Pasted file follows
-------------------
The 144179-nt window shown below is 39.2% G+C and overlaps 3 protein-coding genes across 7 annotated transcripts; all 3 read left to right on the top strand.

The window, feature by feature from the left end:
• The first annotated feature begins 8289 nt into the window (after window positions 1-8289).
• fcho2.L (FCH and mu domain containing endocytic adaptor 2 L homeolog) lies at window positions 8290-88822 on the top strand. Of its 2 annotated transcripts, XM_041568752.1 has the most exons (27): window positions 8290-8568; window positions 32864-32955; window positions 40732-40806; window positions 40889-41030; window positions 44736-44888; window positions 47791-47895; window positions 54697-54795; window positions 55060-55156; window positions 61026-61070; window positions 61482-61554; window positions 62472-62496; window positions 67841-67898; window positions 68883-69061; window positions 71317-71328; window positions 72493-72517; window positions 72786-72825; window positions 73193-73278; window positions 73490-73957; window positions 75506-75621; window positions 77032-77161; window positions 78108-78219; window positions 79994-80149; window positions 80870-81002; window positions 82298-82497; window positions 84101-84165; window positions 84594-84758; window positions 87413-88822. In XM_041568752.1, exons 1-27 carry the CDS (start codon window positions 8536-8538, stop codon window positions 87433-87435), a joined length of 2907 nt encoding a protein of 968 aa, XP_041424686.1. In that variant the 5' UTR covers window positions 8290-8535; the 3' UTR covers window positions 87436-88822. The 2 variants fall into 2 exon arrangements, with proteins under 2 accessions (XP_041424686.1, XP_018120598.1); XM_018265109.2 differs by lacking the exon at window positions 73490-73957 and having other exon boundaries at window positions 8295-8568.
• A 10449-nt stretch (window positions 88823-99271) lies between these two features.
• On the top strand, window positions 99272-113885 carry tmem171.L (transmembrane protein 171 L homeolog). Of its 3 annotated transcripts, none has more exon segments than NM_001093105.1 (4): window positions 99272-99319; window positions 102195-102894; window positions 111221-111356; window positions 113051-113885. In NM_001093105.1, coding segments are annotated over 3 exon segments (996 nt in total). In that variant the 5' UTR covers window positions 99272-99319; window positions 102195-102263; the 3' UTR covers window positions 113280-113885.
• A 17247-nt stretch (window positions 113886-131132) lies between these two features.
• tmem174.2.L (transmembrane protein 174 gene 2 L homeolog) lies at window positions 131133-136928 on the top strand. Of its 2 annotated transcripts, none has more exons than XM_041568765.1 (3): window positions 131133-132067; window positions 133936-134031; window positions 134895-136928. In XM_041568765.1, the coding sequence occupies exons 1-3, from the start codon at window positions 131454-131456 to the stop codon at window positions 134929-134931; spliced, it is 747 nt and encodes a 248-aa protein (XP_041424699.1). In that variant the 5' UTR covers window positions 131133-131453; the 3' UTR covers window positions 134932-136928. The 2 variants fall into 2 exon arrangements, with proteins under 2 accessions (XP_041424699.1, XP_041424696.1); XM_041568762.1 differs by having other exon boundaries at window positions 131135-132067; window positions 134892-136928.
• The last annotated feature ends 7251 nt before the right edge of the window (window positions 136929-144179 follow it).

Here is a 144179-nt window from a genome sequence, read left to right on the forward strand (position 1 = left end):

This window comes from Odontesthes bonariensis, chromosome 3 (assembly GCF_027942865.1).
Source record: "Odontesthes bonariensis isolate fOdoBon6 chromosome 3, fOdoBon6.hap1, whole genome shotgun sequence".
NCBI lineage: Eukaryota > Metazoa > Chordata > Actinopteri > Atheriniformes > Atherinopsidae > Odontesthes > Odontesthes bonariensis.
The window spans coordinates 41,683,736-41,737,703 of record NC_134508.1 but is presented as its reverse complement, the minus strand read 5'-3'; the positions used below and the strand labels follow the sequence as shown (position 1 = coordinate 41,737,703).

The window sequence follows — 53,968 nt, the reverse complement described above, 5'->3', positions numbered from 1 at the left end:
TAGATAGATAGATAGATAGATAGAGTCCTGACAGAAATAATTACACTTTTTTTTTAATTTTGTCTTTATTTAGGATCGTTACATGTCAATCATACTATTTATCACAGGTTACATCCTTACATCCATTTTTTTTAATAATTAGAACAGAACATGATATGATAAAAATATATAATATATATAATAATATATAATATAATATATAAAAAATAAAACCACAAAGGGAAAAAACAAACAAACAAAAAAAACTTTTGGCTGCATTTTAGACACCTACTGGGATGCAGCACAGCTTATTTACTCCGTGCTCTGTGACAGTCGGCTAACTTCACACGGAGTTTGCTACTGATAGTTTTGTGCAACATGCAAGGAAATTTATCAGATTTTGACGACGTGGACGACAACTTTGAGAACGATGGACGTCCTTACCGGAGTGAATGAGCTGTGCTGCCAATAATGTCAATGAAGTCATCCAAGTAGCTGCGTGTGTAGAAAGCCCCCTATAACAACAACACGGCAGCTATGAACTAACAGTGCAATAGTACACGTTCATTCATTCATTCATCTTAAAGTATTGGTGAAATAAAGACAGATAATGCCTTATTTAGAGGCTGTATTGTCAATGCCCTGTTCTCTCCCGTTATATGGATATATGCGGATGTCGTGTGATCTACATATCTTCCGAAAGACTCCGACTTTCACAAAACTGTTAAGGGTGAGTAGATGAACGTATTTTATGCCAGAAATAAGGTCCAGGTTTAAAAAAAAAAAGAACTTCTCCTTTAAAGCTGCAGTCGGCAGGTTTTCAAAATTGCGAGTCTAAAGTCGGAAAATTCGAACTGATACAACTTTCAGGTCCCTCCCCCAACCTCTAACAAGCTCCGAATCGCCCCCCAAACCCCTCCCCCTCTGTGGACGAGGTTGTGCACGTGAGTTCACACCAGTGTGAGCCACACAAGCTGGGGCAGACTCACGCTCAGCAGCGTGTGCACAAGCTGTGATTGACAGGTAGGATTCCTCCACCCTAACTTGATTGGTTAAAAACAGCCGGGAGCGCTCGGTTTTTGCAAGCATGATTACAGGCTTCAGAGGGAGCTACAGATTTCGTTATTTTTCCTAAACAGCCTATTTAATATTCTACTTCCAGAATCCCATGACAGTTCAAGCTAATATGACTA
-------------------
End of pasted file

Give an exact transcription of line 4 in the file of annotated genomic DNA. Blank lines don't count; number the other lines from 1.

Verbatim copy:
• fcho2.L (FCH and mu domain containing endocytic adaptor 2 L homeolog) lies at window positions 8290-88822 on the top strand. Of its 2 annotated transcripts, XM_041568752.1 has the most exons (27): window positions 8290-8568; window positions 32864-32955; window positions 40732-40806; window positions 40889-41030; window positions 44736-44888; window positions 47791-47895; window positions 54697-54795; window positions 55060-55156; window positions 61026-61070; window positions 61482-61554; window positions 62472-62496; window positions 67841-67898; window positions 68883-69061; window positions 71317-71328; window positions 72493-72517; window positions 72786-72825; window positions 73193-73278; window positions 73490-73957; window positions 75506-75621; window positions 77032-77161; window positions 78108-78219; window positions 79994-80149; window positions 80870-81002; window positions 82298-82497; window positions 84101-84165; window positions 84594-84758; window positions 87413-88822. In XM_041568752.1, exons 1-27 carry the CDS (start codon window positions 8536-8538, stop codon window positions 87433-87435), a joined length of 2907 nt encoding a protein of 968 aa, XP_041424686.1. In that variant the 5' UTR covers window positions 8290-8535; the 3' UTR covers window positions 87436-88822. The 2 variants fall into 2 exon arrangements, with proteins under 2 accessions (XP_041424686.1, XP_018120598.1); XM_018265109.2 differs by lacking the exon at window positions 73490-73957 and having other exon boundaries at window positions 8295-8568.